The Ghost Census of 1894

The Ghost Bureau

As I mentioned in my last post, I am currently researching the life and times of William Thomas Stead. I must say it is proving quite the impossible task, simply because of the scope of this man’s interests and fads, and the marriage of such diverse genres of pursuit. His communications with the ghost of William Gladstone, and other distinguished politicians of the era, via Julia’s Bureau – an agency he established for communicant spirits – at the time attracted much curiosity, ridicule and even indignation. Newspapers of the day were as fascinated as they were scornful of his endeavours but still they faithfully scrutinised and hung upon his every word.

My recent communication with Lenora, the author of the outstanding blog The Haunted Palace (where the macabre and the supernatural are expertly researched and documented), expands on these incongruent and eccentric pursuits:- ‘WT Stead is a great character – my best friend’s father was for years the ‘official biographer’ of WT Stead, endorsed by the Stead family. Unfortunately he died before he could finish is biography. As a journalist in the late 19th/early 20th Century Stead was well placed to be in the centre of everything interesting going on. He was always viewed as a bit of a maverick, and his spiritual beliefs including his Julia’s Bureau work (messages transcribed from the dead Julia) did make some people think of him as a bit of a crackpot. He was fascinating man though.’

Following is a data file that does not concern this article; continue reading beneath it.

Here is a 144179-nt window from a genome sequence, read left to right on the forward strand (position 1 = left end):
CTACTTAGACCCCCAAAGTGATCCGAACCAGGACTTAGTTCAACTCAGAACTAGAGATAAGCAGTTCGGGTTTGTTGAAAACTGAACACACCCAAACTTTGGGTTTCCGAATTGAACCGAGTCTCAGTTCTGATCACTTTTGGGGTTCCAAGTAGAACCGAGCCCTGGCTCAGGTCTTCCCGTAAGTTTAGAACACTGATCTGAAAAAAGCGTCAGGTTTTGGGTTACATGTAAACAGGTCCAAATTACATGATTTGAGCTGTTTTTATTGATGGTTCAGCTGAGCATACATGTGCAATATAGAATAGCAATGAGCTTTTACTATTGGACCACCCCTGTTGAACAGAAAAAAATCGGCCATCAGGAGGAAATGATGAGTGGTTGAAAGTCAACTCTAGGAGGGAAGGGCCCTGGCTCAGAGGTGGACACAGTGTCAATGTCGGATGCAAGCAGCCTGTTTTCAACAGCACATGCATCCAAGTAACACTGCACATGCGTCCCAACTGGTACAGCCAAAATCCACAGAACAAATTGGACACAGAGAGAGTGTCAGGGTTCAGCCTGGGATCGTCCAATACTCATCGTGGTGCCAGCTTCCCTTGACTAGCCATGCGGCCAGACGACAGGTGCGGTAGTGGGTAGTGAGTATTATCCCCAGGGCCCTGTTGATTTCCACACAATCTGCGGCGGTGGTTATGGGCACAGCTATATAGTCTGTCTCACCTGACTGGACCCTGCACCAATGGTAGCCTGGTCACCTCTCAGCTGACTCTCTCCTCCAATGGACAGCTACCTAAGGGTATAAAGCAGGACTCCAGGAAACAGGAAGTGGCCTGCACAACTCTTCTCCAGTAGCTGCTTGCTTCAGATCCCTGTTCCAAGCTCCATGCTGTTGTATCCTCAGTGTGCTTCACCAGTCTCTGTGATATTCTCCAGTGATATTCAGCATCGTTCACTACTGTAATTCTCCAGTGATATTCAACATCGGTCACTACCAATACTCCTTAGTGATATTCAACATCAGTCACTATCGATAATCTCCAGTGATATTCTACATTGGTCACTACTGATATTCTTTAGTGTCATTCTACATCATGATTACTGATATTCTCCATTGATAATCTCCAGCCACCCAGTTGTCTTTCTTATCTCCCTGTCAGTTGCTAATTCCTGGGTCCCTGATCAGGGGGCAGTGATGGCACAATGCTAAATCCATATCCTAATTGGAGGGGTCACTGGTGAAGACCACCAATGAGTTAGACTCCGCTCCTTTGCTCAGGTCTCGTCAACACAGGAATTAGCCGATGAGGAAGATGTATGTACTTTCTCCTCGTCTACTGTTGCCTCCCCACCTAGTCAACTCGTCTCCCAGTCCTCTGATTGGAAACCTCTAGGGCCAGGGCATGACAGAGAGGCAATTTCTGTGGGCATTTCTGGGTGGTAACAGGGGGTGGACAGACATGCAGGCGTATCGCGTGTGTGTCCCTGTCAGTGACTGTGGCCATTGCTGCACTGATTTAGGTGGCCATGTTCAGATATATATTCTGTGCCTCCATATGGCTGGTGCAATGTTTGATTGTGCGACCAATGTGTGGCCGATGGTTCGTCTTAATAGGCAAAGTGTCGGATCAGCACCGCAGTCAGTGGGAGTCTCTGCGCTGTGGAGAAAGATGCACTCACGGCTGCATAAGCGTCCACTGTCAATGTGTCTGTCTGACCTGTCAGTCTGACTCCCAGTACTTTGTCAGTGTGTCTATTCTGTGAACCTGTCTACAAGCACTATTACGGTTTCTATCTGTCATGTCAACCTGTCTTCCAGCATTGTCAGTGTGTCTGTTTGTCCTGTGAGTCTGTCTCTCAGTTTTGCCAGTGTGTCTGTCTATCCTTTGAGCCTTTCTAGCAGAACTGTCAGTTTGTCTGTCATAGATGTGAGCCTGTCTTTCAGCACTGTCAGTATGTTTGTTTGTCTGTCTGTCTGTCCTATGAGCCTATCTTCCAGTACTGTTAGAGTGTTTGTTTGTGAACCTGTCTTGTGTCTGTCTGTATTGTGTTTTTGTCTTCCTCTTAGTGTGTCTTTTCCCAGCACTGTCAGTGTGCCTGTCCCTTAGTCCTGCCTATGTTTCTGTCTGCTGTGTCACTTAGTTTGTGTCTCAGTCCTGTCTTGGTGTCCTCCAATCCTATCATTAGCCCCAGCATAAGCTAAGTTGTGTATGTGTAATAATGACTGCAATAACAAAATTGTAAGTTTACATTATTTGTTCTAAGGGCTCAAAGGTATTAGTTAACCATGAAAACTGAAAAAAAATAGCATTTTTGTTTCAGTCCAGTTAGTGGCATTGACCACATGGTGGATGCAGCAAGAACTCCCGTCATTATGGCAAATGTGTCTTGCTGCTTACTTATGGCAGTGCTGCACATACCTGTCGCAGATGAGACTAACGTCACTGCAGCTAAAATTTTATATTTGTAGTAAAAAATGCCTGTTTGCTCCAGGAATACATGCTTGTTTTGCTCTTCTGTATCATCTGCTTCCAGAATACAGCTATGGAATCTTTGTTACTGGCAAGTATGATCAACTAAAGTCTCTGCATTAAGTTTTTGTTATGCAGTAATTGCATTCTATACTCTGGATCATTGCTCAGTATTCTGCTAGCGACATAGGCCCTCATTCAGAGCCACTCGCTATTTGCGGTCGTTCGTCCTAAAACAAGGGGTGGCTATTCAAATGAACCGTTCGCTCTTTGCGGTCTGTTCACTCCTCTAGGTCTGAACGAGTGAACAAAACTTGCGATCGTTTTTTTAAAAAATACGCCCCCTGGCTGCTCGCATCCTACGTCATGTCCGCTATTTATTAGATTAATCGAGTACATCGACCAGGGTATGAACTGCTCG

Below is an article from 1894 which outlines Stead’s proposal for the establishment of an ‘official’ Ghost Census, backed by evidence from his fellow researchers and supporters at the Psychical Research Society. It is the concept of the ‘Ghost Census Enumerators’, staff hired to collect and collate data on incidents of supernatural encounter that, for me, would make such fascinating and enthralling material for a radio play – perhaps even a television series! (Once again, my usual disclaimer applies: the article has been hand-typed by yours truly, and thus is prone to typo! Unfortunately I did not have a legion of Stead-esque staff to rely upon….:)) Continue reading